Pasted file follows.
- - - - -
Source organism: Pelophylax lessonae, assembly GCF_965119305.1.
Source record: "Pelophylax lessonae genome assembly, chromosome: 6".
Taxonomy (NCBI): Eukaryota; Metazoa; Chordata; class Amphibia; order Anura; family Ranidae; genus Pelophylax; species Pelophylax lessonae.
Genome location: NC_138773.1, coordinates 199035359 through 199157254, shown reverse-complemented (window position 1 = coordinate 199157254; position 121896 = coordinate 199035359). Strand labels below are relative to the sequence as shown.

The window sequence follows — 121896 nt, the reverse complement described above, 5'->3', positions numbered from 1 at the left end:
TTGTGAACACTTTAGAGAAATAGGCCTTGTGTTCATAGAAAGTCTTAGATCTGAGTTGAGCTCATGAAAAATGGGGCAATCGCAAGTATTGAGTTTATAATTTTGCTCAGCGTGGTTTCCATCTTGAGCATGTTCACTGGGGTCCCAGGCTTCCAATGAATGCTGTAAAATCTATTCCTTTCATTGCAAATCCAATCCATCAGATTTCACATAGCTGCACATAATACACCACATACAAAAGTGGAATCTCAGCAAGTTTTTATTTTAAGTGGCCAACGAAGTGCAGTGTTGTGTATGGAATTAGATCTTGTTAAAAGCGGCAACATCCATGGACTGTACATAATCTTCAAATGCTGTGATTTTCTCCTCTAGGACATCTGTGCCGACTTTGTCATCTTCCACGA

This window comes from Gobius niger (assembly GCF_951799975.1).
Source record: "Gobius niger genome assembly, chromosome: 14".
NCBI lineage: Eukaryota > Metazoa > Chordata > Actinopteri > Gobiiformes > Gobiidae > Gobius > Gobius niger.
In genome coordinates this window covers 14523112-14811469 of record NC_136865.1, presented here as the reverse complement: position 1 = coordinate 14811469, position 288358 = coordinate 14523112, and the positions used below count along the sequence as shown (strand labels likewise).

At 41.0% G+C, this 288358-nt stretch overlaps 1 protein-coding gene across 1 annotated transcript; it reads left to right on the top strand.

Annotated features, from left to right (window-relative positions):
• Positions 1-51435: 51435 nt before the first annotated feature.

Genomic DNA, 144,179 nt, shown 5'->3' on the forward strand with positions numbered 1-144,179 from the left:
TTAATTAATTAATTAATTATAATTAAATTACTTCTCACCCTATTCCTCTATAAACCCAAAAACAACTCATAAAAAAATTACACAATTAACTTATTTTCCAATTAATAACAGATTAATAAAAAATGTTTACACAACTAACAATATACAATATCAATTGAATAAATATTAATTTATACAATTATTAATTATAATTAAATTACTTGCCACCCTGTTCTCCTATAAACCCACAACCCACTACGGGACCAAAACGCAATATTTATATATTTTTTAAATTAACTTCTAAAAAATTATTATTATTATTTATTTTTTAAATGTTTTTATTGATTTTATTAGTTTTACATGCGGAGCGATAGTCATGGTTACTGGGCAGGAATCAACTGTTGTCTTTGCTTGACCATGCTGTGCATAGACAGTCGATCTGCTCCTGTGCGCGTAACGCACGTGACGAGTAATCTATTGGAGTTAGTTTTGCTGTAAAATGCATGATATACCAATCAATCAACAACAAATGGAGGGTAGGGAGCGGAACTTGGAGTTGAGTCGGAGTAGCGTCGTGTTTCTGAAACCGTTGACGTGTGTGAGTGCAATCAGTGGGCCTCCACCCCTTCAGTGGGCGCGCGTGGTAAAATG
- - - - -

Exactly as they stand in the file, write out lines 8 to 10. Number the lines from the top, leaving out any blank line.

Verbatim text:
Source record: "Gobius niger genome assembly, chromosome: 14".
NCBI lineage: Eukaryota > Metazoa > Chordata > Actinopteri > Gobiiformes > Gobiidae > Gobius > Gobius niger.
In genome coordinates this window covers 14523112-14811469 of record NC_136865.1, presented here as the reverse complement: position 1 = coordinate 14811469, position 288358 = coordinate 14523112, and the positions used below count along the sequence as shown (strand labels likewise).